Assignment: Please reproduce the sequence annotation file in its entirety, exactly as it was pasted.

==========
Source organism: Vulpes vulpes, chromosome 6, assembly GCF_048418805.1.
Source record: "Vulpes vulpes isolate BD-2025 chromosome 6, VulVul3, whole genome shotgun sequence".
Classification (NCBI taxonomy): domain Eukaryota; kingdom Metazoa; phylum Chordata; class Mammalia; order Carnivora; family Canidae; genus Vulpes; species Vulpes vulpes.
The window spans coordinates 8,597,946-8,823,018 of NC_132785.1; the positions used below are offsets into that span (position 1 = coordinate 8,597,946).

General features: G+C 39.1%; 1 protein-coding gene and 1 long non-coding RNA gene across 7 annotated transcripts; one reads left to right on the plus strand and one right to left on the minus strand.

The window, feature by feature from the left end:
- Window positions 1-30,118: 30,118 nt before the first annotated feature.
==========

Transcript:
Source organism: Vulpes vulpes, chromosome 6, assembly GCF_048418805.1.
Source record: "Vulpes vulpes isolate BD-2025 chromosome 6, VulVul3, whole genome shotgun sequence".
Classification (NCBI taxonomy): domain Eukaryota; kingdom Metazoa; phylum Chordata; class Mammalia; order Carnivora; family Canidae; genus Vulpes; species Vulpes vulpes.
The window spans coordinates 8,597,946-8,823,018 of NC_132785.1; the positions used below are offsets into that span (position 1 = coordinate 8,597,946).

General features: G+C 39.1%; 1 protein-coding gene and 1 long non-coding RNA gene across 7 annotated transcripts; one reads left to right on the plus strand and one right to left on the minus strand.

The window, feature by feature from the left end:
- Window positions 1-30,118: 30,118 nt before the first annotated feature.